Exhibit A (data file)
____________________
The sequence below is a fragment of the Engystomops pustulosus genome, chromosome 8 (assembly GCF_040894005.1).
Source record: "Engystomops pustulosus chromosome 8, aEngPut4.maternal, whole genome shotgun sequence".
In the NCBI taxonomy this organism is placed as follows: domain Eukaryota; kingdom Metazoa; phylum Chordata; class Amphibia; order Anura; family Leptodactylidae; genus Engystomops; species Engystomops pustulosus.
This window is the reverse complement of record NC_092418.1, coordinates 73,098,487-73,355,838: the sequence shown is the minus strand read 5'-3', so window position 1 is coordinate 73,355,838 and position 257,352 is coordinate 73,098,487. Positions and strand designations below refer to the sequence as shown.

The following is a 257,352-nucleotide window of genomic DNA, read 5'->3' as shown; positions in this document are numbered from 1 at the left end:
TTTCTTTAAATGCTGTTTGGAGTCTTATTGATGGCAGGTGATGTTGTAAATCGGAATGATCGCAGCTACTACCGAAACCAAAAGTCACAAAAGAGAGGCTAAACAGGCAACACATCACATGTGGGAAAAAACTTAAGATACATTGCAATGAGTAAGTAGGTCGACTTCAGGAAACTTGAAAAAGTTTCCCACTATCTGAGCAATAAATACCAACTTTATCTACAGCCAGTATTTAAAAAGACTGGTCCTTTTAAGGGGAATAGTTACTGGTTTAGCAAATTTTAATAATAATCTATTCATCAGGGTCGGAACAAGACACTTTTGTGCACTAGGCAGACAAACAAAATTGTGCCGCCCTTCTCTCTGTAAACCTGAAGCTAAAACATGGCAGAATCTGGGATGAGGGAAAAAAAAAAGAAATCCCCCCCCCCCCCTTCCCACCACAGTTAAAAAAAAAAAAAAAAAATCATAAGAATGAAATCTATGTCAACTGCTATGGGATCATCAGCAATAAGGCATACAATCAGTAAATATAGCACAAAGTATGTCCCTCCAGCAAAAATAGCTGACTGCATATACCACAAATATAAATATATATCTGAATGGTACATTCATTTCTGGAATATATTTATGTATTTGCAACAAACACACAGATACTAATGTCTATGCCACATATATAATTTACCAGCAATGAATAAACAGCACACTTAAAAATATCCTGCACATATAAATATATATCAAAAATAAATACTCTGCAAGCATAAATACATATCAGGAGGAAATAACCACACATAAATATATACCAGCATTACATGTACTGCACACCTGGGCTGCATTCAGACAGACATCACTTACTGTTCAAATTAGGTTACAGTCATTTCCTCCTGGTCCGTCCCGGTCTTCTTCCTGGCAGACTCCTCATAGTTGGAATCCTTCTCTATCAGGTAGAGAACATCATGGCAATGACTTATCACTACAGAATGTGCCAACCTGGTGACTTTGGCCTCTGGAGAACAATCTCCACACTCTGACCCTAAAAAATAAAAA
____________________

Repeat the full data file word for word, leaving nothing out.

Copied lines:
The sequence below is a fragment of the Engystomops pustulosus genome, chromosome 8 (assembly GCF_040894005.1).
Source record: "Engystomops pustulosus chromosome 8, aEngPut4.maternal, whole genome shotgun sequence".
In the NCBI taxonomy this organism is placed as follows: domain Eukaryota; kingdom Metazoa; phylum Chordata; class Amphibia; order Anura; family Leptodactylidae; genus Engystomops; species Engystomops pustulosus.
This window is the reverse complement of record NC_092418.1, coordinates 73,098,487-73,355,838: the sequence shown is the minus strand read 5'-3', so window position 1 is coordinate 73,355,838 and position 257,352 is coordinate 73,098,487. Positions and strand designations below refer to the sequence as shown.

The following is a 257,352-nucleotide window of genomic DNA, read 5'->3' as shown; positions in this document are numbered from 1 at the left end:
TTTCTTTAAATGCTGTTTGGAGTCTTATTGATGGCAGGTGATGTTGTAAATCGGAATGATCGCAGCTACTACCGAAACCAAAAGTCACAAAAGAGAGGCTAAACAGGCAACACATCACATGTGGGAAAAAACTTAAGATACATTGCAATGAGTAAGTAGGTCGACTTCAGGAAACTTGAAAAAGTTTCCCACTATCTGAGCAATAAATACCAACTTTATCTACAGCCAGTATTTAAAAAGACTGGTCCTTTTAAGGGGAATAGTTACTGGTTTAGCAAATTTTAATAATAATCTATTCATCAGGGTCGGAACAAGACACTTTTGTGCACTAGGCAGACAAACAAAATTGTGCCGCCCTTCTCTCTGTAAACCTGAAGCTAAAACATGGCAGAATCTGGGATGAGGGAAAAAAAAAAGAAATCCCCCCCCCCCCCTTCCCACCACAGTTAAAAAAAAAAAAAAAAAATCATAAGAATGAAATCTATGTCAACTGCTATGGGATCATCAGCAATAAGGCATACAATCAGTAAATATAGCACAAAGTATGTCCCTCCAGCAAAAATAGCTGACTGCATATACCACAAATATAAATATATATCTGAATGGTACATTCATTTCTGGAATATATTTATGTATTTGCAACAAACACACAGATACTAATGTCTATGCCACATATATAATTTACCAGCAATGAATAAACAGCACACTTAAAAATATCCTGCACATATAAATATATATCAAAAATAAATACTCTGCAAGCATAAATACATATCAGGAGGAAATAACCACACATAAATATATACCAGCATTACATGTACTGCACACCTGGGCTGCATTCAGACAGACATCACTTACTGTTCAAATTAGGTTACAGTCATTTCCTCCTGGTCCGTCCCGGTCTTCTTCCTGGCAGACTCCTCATAGTTGGAATCCTTCTCTATCAGGTAGAGAACATCATGGCAATGACTTATCACTACAGAATGTGCCAACCTGGTGACTTTGGCCTCTGGAGAACAATCTCCACACTCTGACCCTAAAAAATAAAAA